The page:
Many items are recovered just before or during demolition or alteration work – usually,
by Charles himself. Information about potential discoveries can come by word of mouth,
or from an alert by construction companies and property developers. Offers come also
from The Royal Collection, the National Trust, English Heritage, local authorities,
owners of country estates, and so on.
Much of the process comes from co-operation, networking and goodwill. With these
over many years, great reference pieces have now been saved.
The Brooking National Collection of Architectural Detail is the only major national
resource of its kind in the UK. Using thousands of carefully-selected artefacts recovered
from buildings that faced demolition or alteration, it charts the evolution of Britain’s
constructional elements over the last 500 years.
The Collection’s founder, Charles Brooking, has rescued architectural features from
all over the British Isles, from Jersey to John O’Groats. Since 1966 he has retrieved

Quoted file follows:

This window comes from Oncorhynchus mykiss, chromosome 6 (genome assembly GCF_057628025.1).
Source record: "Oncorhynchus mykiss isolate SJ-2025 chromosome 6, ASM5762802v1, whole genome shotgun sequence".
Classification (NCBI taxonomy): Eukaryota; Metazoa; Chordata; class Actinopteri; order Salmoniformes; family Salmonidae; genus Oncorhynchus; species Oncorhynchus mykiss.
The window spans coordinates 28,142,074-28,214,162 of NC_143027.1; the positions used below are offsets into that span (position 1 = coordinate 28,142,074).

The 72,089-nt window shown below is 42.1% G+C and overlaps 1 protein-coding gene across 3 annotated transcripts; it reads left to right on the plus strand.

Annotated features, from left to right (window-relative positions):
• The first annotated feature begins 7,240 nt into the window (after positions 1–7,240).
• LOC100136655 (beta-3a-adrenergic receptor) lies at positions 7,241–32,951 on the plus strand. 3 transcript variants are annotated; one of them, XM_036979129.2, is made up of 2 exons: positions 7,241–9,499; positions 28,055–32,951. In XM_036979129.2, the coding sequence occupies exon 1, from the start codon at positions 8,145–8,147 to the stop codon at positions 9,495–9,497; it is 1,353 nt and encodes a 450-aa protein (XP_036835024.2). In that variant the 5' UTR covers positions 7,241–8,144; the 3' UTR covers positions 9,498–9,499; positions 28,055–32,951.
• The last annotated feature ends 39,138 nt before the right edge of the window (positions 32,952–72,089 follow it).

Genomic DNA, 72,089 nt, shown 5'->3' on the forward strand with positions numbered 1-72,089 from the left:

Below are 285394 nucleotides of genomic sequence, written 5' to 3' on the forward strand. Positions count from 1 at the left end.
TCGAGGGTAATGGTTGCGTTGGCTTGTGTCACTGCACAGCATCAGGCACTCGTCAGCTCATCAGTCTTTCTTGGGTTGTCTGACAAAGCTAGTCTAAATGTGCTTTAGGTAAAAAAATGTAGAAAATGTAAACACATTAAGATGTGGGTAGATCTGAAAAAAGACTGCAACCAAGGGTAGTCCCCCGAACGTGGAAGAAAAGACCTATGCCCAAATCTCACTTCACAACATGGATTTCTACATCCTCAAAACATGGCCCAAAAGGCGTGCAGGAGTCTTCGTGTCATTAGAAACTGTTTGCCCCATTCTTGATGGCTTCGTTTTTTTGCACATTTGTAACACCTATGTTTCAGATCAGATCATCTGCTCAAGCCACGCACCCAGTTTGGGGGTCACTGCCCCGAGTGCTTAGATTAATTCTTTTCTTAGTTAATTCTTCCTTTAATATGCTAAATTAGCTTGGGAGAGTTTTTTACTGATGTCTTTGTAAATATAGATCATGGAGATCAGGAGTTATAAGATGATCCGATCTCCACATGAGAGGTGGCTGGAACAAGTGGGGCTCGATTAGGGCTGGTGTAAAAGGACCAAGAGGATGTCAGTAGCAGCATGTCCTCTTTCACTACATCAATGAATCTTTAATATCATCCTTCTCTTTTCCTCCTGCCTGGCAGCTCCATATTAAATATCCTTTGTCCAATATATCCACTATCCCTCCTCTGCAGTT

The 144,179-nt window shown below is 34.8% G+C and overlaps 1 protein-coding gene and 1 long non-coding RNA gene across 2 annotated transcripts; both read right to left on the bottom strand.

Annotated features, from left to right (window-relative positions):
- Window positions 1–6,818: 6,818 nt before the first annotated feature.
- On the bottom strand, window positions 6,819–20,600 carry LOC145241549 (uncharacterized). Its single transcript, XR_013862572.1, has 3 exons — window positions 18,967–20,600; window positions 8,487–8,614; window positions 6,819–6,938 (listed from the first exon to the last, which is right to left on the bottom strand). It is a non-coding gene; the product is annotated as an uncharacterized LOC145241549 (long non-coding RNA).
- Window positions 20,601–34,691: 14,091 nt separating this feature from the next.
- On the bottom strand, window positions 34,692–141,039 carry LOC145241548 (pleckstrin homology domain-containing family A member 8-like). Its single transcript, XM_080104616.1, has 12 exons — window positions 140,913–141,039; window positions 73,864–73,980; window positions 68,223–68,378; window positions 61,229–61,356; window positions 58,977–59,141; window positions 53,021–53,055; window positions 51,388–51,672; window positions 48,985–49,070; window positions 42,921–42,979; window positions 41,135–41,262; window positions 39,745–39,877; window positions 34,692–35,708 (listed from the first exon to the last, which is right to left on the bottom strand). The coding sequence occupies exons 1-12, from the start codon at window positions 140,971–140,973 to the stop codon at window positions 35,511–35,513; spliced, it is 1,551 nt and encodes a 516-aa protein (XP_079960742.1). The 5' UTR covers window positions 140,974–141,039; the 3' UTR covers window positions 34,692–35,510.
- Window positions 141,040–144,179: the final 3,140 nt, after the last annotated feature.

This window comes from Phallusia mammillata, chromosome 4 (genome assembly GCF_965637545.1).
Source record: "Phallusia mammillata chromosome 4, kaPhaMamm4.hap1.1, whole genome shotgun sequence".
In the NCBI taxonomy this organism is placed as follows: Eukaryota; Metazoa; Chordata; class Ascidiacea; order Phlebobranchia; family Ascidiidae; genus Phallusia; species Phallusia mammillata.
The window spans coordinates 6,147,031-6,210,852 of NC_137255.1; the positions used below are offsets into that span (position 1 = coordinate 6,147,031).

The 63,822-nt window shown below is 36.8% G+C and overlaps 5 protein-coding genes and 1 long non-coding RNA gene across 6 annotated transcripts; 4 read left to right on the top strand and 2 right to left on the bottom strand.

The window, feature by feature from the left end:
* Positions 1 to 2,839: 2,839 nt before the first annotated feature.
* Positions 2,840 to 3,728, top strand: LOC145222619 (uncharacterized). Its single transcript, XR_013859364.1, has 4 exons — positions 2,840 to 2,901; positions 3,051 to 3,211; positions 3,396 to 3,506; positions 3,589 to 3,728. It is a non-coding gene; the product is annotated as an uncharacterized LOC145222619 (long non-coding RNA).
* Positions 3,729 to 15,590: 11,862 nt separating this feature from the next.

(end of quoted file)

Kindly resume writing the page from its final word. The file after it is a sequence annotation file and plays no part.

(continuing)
them from iconic buildings that range from the humble terrace house and vernacular
cottage, to great country estates and Royal palaces.
This invaluable archive is legendary in the world of conservation, and has much to
teach anyone with an interest in Britain’s rich architectural heritage. It is unique
in offering a ‘hands-on’ experience – nowhere else can one examine, for instance,
the inner workings of an 18th-century sash window, the cunning design of an elegant
Georgian staircase, or the colourful doors from the Royal Box at the old Wembley
unique - a living, practical aid to architectural practice and education, as well
illumination of a significant
part of our history.”
Close attention is paid to the social hierarchy of detail and joinery, so important
in historic buildings. Pieces preserved range from the spectacular to the ordinary,
and sometimes the banal. All have their place, even numerous examples of the once-derided
factory-made metal window.
The Collection does not discriminate between the humblest and the grandest,’ says
Charles Brooking. ‘Nobody else, no other Collection does this – to embrace the everyday
as well as the privileged.’
A 1760’s doorcase (left) being erected at an exhibition at Islington in 1999.